Heart of Darkness is framed as a story within a story. The point of view belongs primarily to Charlie Marlow, who delivers the bulk of the narrative, but Marlow's point of view is in turn framed by that of an unnamed narrator who provides a first-person description of Marlow telling his story. The point of view can also be seen in a third consciousness in the book, that of Conrad himself, who tells the entire tale to the reader, deciding as author which details to put in and which to leave out. Beyond these three dominant points of view are the individual viewpoints of the book's major characters. Each has a different perspective on Kurtz. These perspectives are often conflicting and are always open to a variety of interpretations. Whose point of view is to be trusted? Which narrator and which character is reliable? Conrad leaves these questions to the reader to answer, accounting for the book's complexity and multilayered meanings.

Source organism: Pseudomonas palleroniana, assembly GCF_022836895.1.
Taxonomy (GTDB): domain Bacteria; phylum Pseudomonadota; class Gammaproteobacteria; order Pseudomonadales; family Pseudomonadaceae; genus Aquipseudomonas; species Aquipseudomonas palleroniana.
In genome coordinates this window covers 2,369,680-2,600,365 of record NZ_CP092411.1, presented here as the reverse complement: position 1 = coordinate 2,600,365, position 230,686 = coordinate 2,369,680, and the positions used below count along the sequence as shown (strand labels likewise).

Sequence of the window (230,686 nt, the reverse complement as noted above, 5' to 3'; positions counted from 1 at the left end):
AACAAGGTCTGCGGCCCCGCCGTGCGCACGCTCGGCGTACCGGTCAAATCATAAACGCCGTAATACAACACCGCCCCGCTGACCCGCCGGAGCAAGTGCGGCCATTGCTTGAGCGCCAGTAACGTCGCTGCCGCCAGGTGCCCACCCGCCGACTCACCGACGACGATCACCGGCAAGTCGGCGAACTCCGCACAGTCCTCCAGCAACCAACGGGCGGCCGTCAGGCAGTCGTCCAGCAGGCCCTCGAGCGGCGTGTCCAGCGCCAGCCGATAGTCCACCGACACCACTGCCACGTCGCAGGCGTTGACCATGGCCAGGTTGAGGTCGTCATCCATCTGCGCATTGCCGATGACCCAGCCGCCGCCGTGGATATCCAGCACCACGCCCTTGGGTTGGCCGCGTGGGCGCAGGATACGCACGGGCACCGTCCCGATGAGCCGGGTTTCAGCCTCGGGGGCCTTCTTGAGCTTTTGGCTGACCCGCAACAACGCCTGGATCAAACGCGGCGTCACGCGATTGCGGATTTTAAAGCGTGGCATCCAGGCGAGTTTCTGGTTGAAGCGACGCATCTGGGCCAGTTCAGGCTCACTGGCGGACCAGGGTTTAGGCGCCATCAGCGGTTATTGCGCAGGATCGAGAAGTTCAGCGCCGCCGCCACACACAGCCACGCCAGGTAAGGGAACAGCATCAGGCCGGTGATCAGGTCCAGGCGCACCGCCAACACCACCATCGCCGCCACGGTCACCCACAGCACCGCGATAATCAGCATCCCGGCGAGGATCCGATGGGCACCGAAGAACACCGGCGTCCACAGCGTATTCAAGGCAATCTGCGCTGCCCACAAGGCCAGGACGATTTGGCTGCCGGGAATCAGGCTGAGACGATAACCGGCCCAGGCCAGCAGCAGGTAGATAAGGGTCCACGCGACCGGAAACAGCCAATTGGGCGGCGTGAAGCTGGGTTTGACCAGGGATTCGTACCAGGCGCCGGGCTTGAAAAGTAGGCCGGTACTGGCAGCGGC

The novel takes place in the 1890s and begins on a boat sitting in the River Thames, which leads from London to the sea, waiting for the tide to turn. Marlow's story takes the reader briefly onto the European continent (Belgium) and then deep into Africa by means of a trip up the Congo River to what was then called the Belgian Congo, and back to Europe again. The Congo is described as a place of intense mystery whose stifling heat, whispering sounds, and...